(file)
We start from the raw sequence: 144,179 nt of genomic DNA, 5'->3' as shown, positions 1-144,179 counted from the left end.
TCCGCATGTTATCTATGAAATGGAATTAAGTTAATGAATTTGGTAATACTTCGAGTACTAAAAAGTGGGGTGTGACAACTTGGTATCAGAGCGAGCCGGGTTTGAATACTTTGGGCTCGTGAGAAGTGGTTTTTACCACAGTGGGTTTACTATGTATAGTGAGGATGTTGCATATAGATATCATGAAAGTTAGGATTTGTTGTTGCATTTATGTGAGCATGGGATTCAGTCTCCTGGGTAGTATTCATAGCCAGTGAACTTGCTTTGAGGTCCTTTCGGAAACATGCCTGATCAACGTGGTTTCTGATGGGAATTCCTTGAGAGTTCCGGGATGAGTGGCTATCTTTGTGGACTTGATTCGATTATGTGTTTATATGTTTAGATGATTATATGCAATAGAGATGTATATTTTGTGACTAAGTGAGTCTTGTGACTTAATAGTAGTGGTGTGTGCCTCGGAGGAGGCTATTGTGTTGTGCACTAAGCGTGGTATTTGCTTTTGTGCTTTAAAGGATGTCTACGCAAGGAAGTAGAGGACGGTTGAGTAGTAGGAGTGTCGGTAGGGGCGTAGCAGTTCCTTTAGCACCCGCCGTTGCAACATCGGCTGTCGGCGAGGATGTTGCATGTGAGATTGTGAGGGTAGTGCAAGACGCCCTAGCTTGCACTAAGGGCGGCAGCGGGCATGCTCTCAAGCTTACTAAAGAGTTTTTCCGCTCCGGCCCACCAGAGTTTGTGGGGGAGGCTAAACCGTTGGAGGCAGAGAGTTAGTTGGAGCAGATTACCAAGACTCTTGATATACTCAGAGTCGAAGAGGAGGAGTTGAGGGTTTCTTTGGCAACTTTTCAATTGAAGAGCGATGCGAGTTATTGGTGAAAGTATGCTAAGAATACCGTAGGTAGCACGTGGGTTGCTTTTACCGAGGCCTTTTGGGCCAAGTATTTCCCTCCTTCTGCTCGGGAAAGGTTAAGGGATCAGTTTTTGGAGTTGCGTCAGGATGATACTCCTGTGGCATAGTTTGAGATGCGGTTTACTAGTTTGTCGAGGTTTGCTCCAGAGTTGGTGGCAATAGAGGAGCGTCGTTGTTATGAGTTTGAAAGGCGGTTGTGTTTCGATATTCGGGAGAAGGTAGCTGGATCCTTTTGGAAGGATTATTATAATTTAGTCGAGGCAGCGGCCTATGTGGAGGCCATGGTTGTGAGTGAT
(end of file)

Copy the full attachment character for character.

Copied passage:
We start from the raw sequence: 144,179 nt of genomic DNA, 5'->3' as shown, positions 1-144,179 counted from the left end.
TCCGCATGTTATCTATGAAATGGAATTAAGTTAATGAATTTGGTAATACTTCGAGTACTAAAAAGTGGGGTGTGACAACTTGGTATCAGAGCGAGCCGGGTTTGAATACTTTGGGCTCGTGAGAAGTGGTTTTTACCACAGTGGGTTTACTATGTATAGTGAGGATGTTGCATATAGATATCATGAAAGTTAGGATTTGTTGTTGCATTTATGTGAGCATGGGATTCAGTCTCCTGGGTAGTATTCATAGCCAGTGAACTTGCTTTGAGGTCCTTTCGGAAACATGCCTGATCAACGTGGTTTCTGATGGGAATTCCTTGAGAGTTCCGGGATGAGTGGCTATCTTTGTGGACTTGATTCGATTATGTGTTTATATGTTTAGATGATTATATGCAATAGAGATGTATATTTTGTGACTAAGTGAGTCTTGTGACTTAATAGTAGTGGTGTGTGCCTCGGAGGAGGCTATTGTGTTGTGCACTAAGCGTGGTATTTGCTTTTGTGCTTTAAAGGATGTCTACGCAAGGAAGTAGAGGACGGTTGAGTAGTAGGAGTGTCGGTAGGGGCGTAGCAGTTCCTTTAGCACCCGCCGTTGCAACATCGGCTGTCGGCGAGGATGTTGCATGTGAGATTGTGAGGGTAGTGCAAGACGCCCTAGCTTGCACTAAGGGCGGCAGCGGGCATGCTCTCAAGCTTACTAAAGAGTTTTTCCGCTCCGGCCCACCAGAGTTTGTGGGGGAGGCTAAACCGTTGGAGGCAGAGAGTTAGTTGGAGCAGATTACCAAGACTCTTGATATACTCAGAGTCGAAGAGGAGGAGTTGAGGGTTTCTTTGGCAACTTTTCAATTGAAGAGCGATGCGAGTTATTGGTGAAAGTATGCTAAGAATACCGTAGGTAGCACGTGGGTTGCTTTTACCGAGGCCTTTTGGGCCAAGTATTTCCCTCCTTCTGCTCGGGAAAGGTTAAGGGATCAGTTTTTGGAGTTGCGTCAGGATGATACTCCTGTGGCATAGTTTGAGATGCGGTTTACTAGTTTGTCGAGGTTTGCTCCAGAGTTGGTGGCAATAGAGGAGCGTCGTTGTTATGAGTTTGAAAGGCGGTTGTGTTTCGATATTCGGGAGAAGGTAGCTGGATCCTTTTGGAAGGATTATTATAATTTAGTCGAGGCAGCGGCCTATGTGGAGGCCATGGTTGTGAGTGAT